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A small-town Pentecostal pastor has formed an unlikely alliance with members of the gay and transgendered community who say he is being harassed and threatened by social activists who have staged a massive protest, after he complained to a coffee shop manager that a couple he thought was a young boy and girl, but turned out to be two women, were making out in front of his children.
Reverend Eric Revie, assistant pastor at the Pentecostal Glad Tidings Community Church in Blenheim, Ont., 100 km east of Windsor, said he has no problem with gay couples showing affection in public. Instead, he said he complained because the couple, whatever their orientation, were engaged in an inappropriately heavy make out session in front of his three-year-old son at Tim Hortons.
He has drawn support from members of the local of the gay and transgendered community who say the barrage of angry emails, threatening phone calls and protests against the gay-friendly church and coffee shop are misguided and detracting from legitimate cases of homophobia in the small community.
“This has been blown way out of proportion,” said Ty Williams, a local gay man who has since met with the pastor. “The church is not homophobic and this reverend is getting threats, his kids are scared to be at their house. It is slander what this group is doing.”
Rev. Revie said he was out with a youth group and his four children, the youngest three years old, at a Tim Hortons last month when he spotted the couple on a bench outside with their tongues locked together and their hands down each other’s pants.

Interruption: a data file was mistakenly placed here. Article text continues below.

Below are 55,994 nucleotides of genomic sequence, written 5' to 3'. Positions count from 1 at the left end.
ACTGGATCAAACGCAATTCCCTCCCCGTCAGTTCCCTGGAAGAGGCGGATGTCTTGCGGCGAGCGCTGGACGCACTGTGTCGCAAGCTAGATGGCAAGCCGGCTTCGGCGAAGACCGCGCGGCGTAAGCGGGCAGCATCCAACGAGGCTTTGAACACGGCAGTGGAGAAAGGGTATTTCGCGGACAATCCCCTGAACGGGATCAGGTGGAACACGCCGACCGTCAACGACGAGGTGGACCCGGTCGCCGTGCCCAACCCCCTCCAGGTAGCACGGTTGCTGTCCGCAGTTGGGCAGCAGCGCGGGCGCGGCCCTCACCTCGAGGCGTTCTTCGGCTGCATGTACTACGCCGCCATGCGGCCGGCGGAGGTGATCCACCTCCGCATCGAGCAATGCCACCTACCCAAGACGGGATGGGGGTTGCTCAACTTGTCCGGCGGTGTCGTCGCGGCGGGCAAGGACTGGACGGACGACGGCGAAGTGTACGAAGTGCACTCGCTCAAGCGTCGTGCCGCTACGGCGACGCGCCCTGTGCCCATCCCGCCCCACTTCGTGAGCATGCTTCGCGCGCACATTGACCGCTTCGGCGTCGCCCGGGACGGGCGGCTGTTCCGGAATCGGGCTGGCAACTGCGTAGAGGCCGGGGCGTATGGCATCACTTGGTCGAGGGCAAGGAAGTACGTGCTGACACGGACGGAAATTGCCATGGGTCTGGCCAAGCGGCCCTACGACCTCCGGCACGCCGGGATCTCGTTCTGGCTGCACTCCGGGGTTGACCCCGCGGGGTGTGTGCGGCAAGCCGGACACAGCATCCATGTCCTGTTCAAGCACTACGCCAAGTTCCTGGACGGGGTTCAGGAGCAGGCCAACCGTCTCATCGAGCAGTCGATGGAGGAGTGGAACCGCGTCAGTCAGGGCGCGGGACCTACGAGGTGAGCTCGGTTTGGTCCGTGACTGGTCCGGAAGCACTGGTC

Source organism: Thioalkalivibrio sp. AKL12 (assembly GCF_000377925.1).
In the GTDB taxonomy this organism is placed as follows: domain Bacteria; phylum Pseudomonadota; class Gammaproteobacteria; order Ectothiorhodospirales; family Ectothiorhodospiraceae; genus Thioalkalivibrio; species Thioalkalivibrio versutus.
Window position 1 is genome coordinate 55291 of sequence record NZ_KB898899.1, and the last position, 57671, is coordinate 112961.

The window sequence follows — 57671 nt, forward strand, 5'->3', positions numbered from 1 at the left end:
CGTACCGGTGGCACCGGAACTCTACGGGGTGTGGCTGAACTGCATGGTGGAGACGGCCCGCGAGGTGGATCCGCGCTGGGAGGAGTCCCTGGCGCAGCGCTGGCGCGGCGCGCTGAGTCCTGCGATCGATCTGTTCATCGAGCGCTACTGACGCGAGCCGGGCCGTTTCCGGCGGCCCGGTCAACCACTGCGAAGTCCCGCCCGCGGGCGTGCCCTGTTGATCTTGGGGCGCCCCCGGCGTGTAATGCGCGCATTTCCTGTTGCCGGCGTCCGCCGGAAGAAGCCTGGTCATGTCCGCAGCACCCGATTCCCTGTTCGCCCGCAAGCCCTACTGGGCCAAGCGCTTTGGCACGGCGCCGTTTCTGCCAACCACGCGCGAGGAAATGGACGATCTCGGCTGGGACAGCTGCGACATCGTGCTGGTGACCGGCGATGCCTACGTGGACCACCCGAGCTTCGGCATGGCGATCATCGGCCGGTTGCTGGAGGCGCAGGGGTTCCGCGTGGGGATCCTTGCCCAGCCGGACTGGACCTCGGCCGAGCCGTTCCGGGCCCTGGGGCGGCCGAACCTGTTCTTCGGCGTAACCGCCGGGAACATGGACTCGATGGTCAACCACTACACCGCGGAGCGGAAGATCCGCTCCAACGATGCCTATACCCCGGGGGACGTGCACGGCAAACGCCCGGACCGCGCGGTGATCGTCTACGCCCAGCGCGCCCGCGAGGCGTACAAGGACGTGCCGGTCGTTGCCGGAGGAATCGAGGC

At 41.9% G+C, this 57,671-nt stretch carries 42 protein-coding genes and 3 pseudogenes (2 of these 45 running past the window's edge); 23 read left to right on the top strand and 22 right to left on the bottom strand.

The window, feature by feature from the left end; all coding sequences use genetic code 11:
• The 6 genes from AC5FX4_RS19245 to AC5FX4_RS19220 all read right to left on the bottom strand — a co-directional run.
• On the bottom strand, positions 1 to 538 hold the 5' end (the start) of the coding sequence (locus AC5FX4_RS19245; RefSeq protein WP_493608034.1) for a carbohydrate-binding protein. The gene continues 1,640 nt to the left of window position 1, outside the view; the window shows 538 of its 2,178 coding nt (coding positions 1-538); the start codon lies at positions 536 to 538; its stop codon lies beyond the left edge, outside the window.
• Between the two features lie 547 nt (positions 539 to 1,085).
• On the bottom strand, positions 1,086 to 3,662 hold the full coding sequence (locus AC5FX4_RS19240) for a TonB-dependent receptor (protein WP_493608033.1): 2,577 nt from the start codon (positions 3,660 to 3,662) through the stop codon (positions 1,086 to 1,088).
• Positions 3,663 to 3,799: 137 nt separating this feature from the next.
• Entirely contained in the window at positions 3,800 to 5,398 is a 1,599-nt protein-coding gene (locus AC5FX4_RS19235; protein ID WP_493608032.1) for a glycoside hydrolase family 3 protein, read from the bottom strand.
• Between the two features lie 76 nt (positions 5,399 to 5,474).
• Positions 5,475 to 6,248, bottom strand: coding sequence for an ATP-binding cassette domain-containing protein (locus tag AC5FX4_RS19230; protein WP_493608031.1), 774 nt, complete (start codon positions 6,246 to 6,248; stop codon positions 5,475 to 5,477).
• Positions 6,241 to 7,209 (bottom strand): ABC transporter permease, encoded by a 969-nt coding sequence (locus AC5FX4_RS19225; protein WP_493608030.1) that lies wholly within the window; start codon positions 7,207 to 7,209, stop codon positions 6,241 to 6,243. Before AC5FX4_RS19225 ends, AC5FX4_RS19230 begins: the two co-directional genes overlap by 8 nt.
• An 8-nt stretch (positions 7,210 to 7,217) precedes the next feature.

“They were straddling each other … and really making out,” he said. He asked a store manager to tell the couple to “tone it down” in front of his children.
“I don’t have anything against the gay community as a pastor. I don’t hate them,” he said. “My concern was I was in a public place, Tim Hortons, with my family and my children and if they had turned around they would have seen this nearly pornographic image.”
The women, Riley Duckworth, 25, and Patricia Pattenden, 23, say they were having coffee with a group of family members, including Ms. Pattenden’s mom, when Ms. Pattenden put her arm around Ms. Duckworth and gave her a peck on the cheek. Ms. Duckworth, who describes herself as gender queer, or androgynous, said they noticed Rev. Revie staring at them before a store manager told them to leave or warned that she would call the police.
“She said that it was a family-friendly environment and what we were doing wasn’t acceptable,” she said. “We weren’t doing anything wrong. I can see if we were making out, if we were fully going at it with children there, but we weren’t.”
In a statement, Tim Hortons said the woman had been asked to leave because “the guests’ behaviour went beyond public displays of affection and was making other guests feel uncomfortable,” but that managers had apologized and invited the women back to the store.
The dispute boiled over after the couple contacted Michelle Boyce, head of Alphabet Community Centre, a London, Ont., gay and transgendered group, to help them file a complaint with the Ontario Human Rights Commission.
Ms. Boyce’s account of the couple’s story on Facebook — including a description of how the church group held a 15-person prayer vigil for the women in the Tim Hortons parking lot that Rev. Revie said was actually just parents standing around chatting — elicited a huge outcry of support from as far away as California and prompted local organizers to plan a protest at the coffee shop on Thursday that had garnered more than 500 online supporters by Monday afternoon.
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